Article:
Friday, 12 June 2015

Birdland, MTC, June 11, 2015 **1/2

Written by Simon Stephens, by Melbourne Theatre Company 
MTC Southbank Theatre, The Sumner, until July 11, 2015
Reviewer: Kate Herbert 
Stars: **1/2
Review also online in Herald Sun today, Fri June 12, 2015. Later in print. KH
This production of Simon Stephens’ play, Birdland, echoes the chaos of its lead character’s rock star lifestyle but the stylistic chaos of the production causes a simultaneous loss of dramatic control of the play.

Paul (Mark Leonard Winter) is on the final week of his band’s 15-month, sold-out world tour, but fame, wealth and his perpetual life on the road and living in hotel suites leave him arrogant, deluded and emotionally disconnected.

He treats his friends, family, colleagues and strangers with utter contempt and his self-indulgence and heartlessness lead indirectly to the suicide of Marnie (Anna Samson), girlfriend of his long-time pal and fellow band-member, Johnny (Socratis Otto).

Paul is a thoroughly repellant, irredeemable narcissist, a bully, a liar, a substance abuser and also a people abuser.

Stephens’ writing has a harsh, brittle quality and it shines an unflattering light on not only Paul but also on the flawed characters that flutter around him.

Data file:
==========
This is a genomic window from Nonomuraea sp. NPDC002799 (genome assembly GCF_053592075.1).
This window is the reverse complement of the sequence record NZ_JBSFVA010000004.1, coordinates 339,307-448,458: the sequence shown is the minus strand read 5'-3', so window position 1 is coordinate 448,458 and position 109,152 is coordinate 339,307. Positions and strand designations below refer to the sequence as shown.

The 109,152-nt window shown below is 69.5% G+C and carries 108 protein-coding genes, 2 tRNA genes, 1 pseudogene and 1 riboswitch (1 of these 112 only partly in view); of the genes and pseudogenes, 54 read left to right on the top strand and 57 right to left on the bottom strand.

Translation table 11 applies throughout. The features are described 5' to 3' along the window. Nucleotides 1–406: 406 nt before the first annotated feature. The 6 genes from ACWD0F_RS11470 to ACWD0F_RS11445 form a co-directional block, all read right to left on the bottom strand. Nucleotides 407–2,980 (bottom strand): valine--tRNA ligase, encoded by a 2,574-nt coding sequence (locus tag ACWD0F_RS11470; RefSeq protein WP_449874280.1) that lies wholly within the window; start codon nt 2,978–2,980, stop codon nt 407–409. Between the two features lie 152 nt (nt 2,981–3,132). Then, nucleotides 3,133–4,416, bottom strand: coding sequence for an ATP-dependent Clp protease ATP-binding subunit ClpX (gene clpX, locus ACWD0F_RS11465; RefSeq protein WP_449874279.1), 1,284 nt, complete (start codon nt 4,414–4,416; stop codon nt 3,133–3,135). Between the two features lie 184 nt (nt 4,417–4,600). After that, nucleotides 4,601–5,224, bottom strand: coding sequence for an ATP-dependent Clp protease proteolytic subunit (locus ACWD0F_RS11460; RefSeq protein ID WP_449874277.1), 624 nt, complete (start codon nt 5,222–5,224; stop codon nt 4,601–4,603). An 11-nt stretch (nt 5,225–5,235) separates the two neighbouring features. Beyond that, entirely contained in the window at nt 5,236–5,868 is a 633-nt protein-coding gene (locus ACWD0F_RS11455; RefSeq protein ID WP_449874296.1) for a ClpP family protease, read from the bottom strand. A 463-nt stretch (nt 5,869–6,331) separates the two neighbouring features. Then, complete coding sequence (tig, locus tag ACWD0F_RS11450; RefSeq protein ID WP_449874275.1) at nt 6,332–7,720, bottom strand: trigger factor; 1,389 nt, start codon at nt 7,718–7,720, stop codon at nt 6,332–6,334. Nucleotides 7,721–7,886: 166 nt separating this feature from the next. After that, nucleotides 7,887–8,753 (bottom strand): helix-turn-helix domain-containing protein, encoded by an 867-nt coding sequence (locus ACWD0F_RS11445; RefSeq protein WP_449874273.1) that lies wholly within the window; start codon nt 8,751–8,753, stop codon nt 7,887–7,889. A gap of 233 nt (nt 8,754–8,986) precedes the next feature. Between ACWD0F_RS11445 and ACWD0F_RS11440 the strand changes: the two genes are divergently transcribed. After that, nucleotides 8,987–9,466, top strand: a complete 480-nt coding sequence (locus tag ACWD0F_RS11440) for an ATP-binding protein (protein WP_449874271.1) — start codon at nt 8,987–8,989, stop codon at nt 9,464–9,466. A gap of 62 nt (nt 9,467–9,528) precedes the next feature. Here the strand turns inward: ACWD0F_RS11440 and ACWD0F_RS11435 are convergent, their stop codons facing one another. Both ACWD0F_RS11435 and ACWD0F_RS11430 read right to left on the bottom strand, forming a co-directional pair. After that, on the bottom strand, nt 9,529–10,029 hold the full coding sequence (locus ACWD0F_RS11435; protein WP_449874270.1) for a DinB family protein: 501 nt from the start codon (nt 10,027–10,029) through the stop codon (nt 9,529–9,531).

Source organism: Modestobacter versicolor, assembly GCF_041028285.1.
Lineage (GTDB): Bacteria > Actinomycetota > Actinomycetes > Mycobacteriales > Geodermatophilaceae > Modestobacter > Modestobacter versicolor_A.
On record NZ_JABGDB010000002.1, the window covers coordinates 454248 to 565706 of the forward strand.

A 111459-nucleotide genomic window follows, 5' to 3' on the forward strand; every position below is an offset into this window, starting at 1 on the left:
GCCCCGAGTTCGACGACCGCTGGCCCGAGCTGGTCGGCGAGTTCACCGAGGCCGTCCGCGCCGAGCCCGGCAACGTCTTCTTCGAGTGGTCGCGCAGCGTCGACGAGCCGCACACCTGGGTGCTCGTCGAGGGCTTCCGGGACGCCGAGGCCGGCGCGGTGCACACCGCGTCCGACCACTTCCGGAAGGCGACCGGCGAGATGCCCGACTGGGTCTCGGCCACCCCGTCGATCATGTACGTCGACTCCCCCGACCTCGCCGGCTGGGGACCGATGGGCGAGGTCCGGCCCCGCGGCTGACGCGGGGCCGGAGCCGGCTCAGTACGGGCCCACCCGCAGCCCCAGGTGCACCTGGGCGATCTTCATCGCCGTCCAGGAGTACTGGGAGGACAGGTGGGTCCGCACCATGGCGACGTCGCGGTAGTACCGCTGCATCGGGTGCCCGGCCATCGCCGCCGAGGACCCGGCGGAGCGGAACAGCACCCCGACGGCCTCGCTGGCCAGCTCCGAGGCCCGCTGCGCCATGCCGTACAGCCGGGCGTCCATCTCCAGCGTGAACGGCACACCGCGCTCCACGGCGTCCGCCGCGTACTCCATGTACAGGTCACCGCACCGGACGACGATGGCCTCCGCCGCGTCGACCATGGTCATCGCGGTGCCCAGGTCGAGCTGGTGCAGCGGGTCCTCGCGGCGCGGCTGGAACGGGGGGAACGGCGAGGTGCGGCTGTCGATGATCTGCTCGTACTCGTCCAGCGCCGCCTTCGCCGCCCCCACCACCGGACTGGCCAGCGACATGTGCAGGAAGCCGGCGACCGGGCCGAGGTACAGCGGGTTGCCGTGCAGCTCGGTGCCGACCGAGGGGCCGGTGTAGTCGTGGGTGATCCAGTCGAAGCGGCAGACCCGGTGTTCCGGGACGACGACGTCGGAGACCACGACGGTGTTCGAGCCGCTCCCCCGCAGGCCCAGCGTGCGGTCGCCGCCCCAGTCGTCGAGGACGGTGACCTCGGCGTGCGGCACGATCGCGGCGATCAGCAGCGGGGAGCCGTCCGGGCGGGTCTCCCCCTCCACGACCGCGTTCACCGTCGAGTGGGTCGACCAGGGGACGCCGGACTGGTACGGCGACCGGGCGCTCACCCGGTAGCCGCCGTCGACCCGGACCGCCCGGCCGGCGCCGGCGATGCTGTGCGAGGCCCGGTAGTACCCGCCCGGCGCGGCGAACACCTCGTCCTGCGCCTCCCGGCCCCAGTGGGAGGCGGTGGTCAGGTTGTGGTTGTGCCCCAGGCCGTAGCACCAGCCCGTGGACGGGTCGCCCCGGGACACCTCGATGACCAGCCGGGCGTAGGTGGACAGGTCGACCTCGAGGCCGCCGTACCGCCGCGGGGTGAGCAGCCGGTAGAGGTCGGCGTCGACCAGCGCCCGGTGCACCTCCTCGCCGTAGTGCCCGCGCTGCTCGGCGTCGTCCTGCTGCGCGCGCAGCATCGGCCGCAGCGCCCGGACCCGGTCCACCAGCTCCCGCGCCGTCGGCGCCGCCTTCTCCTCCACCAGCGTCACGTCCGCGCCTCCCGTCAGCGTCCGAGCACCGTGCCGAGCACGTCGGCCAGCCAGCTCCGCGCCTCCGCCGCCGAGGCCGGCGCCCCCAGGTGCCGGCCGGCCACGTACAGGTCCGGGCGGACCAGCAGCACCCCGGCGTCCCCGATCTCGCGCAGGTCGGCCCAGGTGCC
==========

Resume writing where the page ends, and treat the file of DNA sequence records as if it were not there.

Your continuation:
Paul’s chickens eventually come home to roost in an unexpected, final turn of events that make an unsatisfying and glib ending to the play.

Stephens’ script cries out for a firm directorial hand but Leticia Cáceres’ production favours style over content so any deeper meaning or character development are swamped by shambolic staging, scattered set design, poor sightlines, food fights and general messiness and lack of focus.

Winter plays Paul with a dissolute, disdainful attitude that highlights Paul’s cruelty and self-absorption, but he struggles with the formidable task of making a boorish egotist interesting.

Unfortunately, Paul’s own boredom becomes boring and Winter’s performance lacks the charisma that might explain Paul’s success on stage or disc.

Five supporting actors play multiple roles, working hard to make this production entertaining and to overcome the scrappy nature of the staging.

In a sensitive and well-written scene, Bert LaBonté is a highlight as Paul’s beleaguered, undemanding and abandoned dad, and his version of Paul’s Scottish fan is deliciously gauche and funny.

Peta Sergeant brings warmth and truth to the role of Jenny, the Russian room-service maid who has the intellect and moral compass that are absent in Paul.

Michala Banas is dignified as Annalisa the journalist, Otto is cheerfully puppy-like as Johnny, while Anna Samson’s Marnie is sassy but often shrill.

Cáceres’ production of Birdland is confused and lacks the control and dynamic range that could bring to life Paul’s inner and outer world as he spirals out of control.

By Kate Herbert

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